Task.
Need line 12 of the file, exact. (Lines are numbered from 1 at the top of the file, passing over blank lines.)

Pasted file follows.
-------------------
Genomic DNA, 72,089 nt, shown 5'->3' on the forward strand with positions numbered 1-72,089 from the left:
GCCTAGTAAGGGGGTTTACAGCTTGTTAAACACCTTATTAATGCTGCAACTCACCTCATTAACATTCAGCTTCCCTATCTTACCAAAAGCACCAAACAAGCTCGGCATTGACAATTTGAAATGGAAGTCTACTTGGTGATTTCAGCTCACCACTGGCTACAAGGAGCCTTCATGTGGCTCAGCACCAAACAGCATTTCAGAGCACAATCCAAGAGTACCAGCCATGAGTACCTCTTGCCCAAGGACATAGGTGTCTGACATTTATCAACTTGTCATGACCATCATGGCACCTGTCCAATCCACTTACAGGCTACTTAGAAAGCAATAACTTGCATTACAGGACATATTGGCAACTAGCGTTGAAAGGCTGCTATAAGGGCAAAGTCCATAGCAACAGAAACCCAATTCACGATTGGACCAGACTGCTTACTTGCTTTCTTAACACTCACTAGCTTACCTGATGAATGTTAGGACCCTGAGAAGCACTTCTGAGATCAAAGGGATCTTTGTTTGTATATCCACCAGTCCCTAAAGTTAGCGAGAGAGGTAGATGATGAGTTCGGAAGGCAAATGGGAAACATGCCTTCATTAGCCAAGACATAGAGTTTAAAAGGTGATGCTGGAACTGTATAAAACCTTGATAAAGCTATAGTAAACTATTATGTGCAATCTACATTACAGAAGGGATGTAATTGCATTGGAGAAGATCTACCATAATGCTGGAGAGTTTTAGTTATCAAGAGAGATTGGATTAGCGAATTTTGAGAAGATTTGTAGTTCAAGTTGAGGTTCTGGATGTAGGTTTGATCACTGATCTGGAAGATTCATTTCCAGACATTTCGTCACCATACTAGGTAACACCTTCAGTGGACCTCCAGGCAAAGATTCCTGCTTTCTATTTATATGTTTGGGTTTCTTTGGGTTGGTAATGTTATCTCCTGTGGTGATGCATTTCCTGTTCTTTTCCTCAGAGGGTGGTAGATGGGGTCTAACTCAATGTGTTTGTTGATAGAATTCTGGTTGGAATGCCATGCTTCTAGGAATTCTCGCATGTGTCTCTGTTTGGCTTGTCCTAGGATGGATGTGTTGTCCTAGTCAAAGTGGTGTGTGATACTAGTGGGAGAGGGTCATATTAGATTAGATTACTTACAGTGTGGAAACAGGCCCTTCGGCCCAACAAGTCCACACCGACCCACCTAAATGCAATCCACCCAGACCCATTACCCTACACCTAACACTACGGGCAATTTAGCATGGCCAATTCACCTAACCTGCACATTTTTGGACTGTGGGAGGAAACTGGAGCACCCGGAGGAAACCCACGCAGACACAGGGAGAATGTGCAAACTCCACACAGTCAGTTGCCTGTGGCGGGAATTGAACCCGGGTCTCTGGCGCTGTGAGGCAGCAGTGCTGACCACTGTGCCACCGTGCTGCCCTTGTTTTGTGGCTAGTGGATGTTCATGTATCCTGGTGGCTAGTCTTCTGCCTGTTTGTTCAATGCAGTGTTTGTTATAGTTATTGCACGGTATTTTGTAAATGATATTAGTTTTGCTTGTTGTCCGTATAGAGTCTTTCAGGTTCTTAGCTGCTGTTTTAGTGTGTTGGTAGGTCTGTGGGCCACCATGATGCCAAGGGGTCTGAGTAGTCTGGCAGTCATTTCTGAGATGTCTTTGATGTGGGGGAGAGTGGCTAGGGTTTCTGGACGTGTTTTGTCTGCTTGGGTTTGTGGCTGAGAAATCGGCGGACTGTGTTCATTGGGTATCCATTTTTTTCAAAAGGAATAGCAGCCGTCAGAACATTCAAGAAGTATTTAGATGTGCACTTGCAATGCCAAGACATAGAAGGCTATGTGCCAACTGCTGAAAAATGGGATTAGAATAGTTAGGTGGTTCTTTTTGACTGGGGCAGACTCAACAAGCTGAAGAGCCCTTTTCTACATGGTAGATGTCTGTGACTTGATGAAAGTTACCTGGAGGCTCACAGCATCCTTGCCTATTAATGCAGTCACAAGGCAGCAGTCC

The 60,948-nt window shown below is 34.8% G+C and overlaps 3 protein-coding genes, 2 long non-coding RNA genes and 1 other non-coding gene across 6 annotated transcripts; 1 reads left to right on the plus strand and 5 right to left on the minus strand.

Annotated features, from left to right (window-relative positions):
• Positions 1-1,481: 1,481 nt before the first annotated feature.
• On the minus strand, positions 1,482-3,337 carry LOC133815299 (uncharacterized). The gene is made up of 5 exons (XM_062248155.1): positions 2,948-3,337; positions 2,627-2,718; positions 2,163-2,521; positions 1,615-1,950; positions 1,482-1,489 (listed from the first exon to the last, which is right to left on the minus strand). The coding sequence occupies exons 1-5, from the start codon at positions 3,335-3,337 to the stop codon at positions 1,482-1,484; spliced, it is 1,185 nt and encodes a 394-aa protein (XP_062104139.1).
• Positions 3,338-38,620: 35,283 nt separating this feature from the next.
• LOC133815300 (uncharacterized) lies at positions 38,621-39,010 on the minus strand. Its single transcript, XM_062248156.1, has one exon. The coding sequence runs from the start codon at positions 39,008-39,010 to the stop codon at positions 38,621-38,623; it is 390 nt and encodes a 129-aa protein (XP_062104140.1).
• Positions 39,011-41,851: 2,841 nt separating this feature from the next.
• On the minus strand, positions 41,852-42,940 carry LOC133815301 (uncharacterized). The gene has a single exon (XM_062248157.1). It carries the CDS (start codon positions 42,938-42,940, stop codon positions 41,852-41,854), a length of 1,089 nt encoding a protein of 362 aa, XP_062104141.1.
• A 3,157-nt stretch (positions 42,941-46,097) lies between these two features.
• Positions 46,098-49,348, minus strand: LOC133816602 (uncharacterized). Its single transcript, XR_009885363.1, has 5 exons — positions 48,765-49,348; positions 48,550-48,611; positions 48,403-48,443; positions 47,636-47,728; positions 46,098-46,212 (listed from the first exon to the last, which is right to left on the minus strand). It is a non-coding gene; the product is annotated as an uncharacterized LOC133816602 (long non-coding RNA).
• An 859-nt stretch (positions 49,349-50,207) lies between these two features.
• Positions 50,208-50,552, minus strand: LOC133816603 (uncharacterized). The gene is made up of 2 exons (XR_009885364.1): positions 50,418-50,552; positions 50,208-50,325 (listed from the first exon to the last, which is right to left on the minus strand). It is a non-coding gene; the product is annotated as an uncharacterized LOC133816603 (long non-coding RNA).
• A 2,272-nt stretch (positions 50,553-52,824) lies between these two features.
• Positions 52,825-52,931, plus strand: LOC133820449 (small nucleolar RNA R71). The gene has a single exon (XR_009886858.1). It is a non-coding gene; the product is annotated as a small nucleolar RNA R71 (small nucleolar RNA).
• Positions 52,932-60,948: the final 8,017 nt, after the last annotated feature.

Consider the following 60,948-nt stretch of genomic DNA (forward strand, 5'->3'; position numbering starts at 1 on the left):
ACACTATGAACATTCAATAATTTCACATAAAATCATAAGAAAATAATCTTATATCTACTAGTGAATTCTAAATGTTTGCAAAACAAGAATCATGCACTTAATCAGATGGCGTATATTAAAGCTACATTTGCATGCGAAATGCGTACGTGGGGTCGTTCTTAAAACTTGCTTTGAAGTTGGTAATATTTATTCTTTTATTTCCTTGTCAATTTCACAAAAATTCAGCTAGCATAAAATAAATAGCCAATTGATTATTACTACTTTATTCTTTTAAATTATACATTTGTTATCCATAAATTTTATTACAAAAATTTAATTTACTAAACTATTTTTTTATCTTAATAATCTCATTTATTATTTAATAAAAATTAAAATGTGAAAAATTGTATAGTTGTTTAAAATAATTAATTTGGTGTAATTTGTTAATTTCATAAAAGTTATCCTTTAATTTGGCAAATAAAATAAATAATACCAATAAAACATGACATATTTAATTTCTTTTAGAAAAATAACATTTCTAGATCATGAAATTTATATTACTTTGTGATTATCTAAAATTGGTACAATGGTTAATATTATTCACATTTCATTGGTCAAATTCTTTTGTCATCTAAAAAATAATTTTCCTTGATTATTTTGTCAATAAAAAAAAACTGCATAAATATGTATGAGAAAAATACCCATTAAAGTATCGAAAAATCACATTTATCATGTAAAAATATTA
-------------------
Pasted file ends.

• Positions 46,098-49,348, minus strand: LOC133816602 (uncharacterized). Its single transcript, XR_009885363.1, has 5 exons — positions 48,765-49,348; positions 48,550-48,611; positions 48,403-48,443; positions 47,636-47,728; positions 46,098-46,212 (listed from the first exon to the last, which is right to left on the minus strand). It is a non-coding gene; the product is annotated as an uncharacterized LOC133816602 (long non-coding RNA).